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Author Topic: Quick help steer planet.  (Read 7058 times)

Offline linnettejane

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Re: Quick help steer planet.
« Reply #15 on: October 18, 2008, 05:07:42 AM »
well.....the ear warmers are....really cute!   ;D  and it was pretty cold...temps were hanging around 0 when this calf was born....ask my husband and he says they weren't really necessary(we kept this calf and momma in the barn for about a month)....ask me and i say yes.......the only issue i had with them was at first when the momma was constantly licking on the calf, she would get them off (the pair i have only has velcro holding it on)...but after a couple days, she finally started leaving them alone...
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Offline inthebarnagain

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Re: Quick help steer planet.
« Reply #16 on: October 18, 2008, 08:36:01 AM »
If he can get up and nurse despite standing on his fetlocks I would leave him alone.  I saw more problems with pressure sores from bandages not padded properly or circulation issues from bandages being too tight when I was at Purdue than I would ever care to see and most of the time the animal would have been better off without the bandages.

Offline red

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Re: Quick help steer planet.
« Reply #17 on: October 18, 2008, 11:39:43 AM »
he is darling! Don't tell me it's time for ear warmers yet!

DL wrote an excellent article on calving in cold weather. I know it's early for that but here's the link.  http://www.steerplanet.com/content/view/21/52/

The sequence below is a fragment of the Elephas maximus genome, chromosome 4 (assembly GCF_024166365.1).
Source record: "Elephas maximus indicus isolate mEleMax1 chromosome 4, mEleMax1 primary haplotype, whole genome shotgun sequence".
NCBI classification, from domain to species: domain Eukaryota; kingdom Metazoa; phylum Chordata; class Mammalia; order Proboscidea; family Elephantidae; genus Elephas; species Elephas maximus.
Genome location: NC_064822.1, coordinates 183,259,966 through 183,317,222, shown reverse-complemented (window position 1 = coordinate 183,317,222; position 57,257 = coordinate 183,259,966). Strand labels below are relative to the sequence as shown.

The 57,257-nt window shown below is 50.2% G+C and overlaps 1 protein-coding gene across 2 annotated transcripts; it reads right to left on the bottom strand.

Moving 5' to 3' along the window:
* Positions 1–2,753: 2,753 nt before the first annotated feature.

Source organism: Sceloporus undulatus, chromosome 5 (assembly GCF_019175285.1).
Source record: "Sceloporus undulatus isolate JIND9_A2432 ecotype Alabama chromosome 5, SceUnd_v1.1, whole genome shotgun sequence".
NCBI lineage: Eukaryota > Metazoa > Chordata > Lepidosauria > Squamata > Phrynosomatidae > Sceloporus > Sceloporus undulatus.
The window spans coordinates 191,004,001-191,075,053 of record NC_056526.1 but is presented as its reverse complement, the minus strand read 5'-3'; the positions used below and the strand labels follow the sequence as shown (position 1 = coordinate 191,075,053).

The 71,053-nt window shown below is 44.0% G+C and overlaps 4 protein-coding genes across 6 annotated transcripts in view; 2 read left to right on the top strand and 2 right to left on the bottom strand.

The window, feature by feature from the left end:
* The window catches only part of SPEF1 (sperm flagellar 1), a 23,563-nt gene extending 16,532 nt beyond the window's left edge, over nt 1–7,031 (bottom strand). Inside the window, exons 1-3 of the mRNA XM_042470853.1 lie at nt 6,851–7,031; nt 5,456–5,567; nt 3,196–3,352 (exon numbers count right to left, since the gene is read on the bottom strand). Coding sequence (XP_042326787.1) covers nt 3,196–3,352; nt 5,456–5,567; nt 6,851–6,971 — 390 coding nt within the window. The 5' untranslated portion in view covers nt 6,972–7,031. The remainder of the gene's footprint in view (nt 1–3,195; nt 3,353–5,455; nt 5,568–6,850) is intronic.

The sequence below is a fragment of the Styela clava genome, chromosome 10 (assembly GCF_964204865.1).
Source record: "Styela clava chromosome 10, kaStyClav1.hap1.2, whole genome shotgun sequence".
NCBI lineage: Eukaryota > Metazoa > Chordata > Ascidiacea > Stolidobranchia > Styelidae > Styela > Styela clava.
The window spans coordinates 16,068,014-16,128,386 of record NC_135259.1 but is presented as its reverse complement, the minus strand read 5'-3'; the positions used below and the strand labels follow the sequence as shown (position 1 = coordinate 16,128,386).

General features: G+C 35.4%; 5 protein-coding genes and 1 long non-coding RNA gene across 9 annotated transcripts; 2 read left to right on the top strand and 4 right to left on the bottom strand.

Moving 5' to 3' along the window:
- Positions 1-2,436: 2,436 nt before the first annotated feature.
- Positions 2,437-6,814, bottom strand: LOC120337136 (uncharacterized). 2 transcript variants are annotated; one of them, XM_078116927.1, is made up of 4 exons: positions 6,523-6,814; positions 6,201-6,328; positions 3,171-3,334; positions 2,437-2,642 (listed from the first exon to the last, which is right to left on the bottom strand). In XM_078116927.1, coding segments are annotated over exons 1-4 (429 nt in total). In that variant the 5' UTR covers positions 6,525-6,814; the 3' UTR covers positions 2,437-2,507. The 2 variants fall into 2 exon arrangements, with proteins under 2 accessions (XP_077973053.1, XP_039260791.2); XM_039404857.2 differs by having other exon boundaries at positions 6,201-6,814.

Red
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Offline linnettejane

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Re: Quick help steer planet.
« Reply #18 on: October 18, 2008, 02:44:13 PM »
no, its not time for them yet....this was a calf we had back in 2004 i believe...we calve in jan and feb....and usually have to use them once or twice a year....
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Offline dori36

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Re: Quick help steer planet.
« Reply #19 on: October 18, 2008, 03:42:00 PM »
he is darling! Don't tell me it's time for ear warmers yet!

DL wrote an excellent article on calving in cold weather. I know it's early for that but here's the link.  http://www.steerplanet.com/content/view/21/52/

Red


Good article but I had to  chuckle at "Every calf at Kaiser Cattle gets a polar fleece coat"....or close to that.  When I worked in Wyoming on the ranch where commercial cattle were raised, 1000 cows calved starting in mid February and 90% finished by end of March.  The overwhelming majority calve within a 3 week window with upwards of 50 calves are born every day for what seems like forever!  Putting coats on just isn't an option!  However, good management and getting the heavy (ready to calve) cows out of the meadows and up to the corrals is essential.   Every day you go out on the 4 wheeler and sort out the heavies and bring them up to the barn/corral.  Makes one VERY good at spotting cows that are within a day or 2 of calving. They straw down (unroll several 1500 pound round bales of straw) the entire outside perimeter of a very large barn so at least the cows have a clean dry place to calve.  Of course, not all of them are too bright and some calves are discovered frozen to the ground.  Calf warmers are used at times and more than once a calf has gotten its start in the basement of the house.  After calving, mother and calf are moved into the barn where they stay for about 48 hrs.  In that time, the calf is tagged and dehorned (paste) if they have buds.  They, they're booted out into the cold Wyoming weather.  If they've nursed , it's amazing what they can tolerate.  During the heavy calving weeks, the herd is checked at least every 2 hrs around the clock.  The average on this ranch for successful calving percentage is around 98%.  If you count the twins, it's over 100%. The general feeling is that new calves can tolerate being cold or they can tolerate being wet but then can't tolerate (for long) being cold AND wet.  I learned more than any book could ever teach me on that ranch!  Also learned that ranching is only glamorous in books and movies!!   (lol)
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